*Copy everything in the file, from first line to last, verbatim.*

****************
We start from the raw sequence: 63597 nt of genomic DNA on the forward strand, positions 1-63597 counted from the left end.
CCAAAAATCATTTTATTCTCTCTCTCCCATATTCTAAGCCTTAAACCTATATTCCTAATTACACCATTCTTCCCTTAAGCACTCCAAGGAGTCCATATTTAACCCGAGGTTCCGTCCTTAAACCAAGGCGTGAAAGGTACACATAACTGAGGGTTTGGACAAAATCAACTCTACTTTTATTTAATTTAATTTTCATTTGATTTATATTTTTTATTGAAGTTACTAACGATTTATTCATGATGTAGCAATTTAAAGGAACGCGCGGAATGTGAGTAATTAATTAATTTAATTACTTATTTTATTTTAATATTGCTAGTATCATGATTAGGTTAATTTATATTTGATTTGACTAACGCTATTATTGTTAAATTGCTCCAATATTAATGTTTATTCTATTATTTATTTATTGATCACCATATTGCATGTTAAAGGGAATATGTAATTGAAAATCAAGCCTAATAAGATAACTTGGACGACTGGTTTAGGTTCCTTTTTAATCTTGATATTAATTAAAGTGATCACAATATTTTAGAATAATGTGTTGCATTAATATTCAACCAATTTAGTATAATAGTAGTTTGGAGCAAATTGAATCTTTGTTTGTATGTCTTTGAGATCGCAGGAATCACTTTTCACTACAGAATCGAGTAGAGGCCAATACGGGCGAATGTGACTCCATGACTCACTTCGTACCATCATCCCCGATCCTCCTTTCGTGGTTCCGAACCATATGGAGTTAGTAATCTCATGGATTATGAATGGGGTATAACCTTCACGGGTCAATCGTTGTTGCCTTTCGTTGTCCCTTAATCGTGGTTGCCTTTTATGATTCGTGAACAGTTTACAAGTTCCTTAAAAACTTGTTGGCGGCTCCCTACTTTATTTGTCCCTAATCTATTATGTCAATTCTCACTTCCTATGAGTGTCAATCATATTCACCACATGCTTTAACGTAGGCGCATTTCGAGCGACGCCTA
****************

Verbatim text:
We start from the raw sequence: 63597 nt of genomic DNA on the forward strand, positions 1-63597 counted from the left end.
CCAAAAATCATTTTATTCTCTCTCTCCCATATTCTAAGCCTTAAACCTATATTCCTAATTACACCATTCTTCCCTTAAGCACTCCAAGGAGTCCATATTTAACCCGAGGTTCCGTCCTTAAACCAAGGCGTGAAAGGTACACATAACTGAGGGTTTGGACAAAATCAACTCTACTTTTATTTAATTTAATTTTCATTTGATTTATATTTTTTATTGAAGTTACTAACGATTTATTCATGATGTAGCAATTTAAAGGAACGCGCGGAATGTGAGTAATTAATTAATTTAATTACTTATTTTATTTTAATATTGCTAGTATCATGATTAGGTTAATTTATATTTGATTTGACTAACGCTATTATTGTTAAATTGCTCCAATATTAATGTTTATTCTATTATTTATTTATTGATCACCATATTGCATGTTAAAGGGAATATGTAATTGAAAATCAAGCCTAATAAGATAACTTGGACGACTGGTTTAGGTTCCTTTTTAATCTTGATATTAATTAAAGTGATCACAATATTTTAGAATAATGTGTTGCATTAATATTCAACCAATTTAGTATAATAGTAGTTTGGAGCAAATTGAATCTTTGTTTGTATGTCTTTGAGATCGCAGGAATCACTTTTCACTACAGAATCGAGTAGAGGCCAATACGGGCGAATGTGACTCCATGACTCACTTCGTACCATCATCCCCGATCCTCCTTTCGTGGTTCCGAACCATATGGAGTTAGTAATCTCATGGATTATGAATGGGGTATAACCTTCACGGGTCAATCGTTGTTGCCTTTCGTTGTCCCTTAATCGTGGTTGCCTTTTATGATTCGTGAACAGTTTACAAGTTCCTTAAAAACTTGTTGGCGGCTCCCTACTTTATTTGTCCCTAATCTATTATGTCAATTCTCACTTCCTATGAGTGTCAATCATATTCACCACATGCTTTAACGTAGGCGCATTTCGAGCGACGCCTA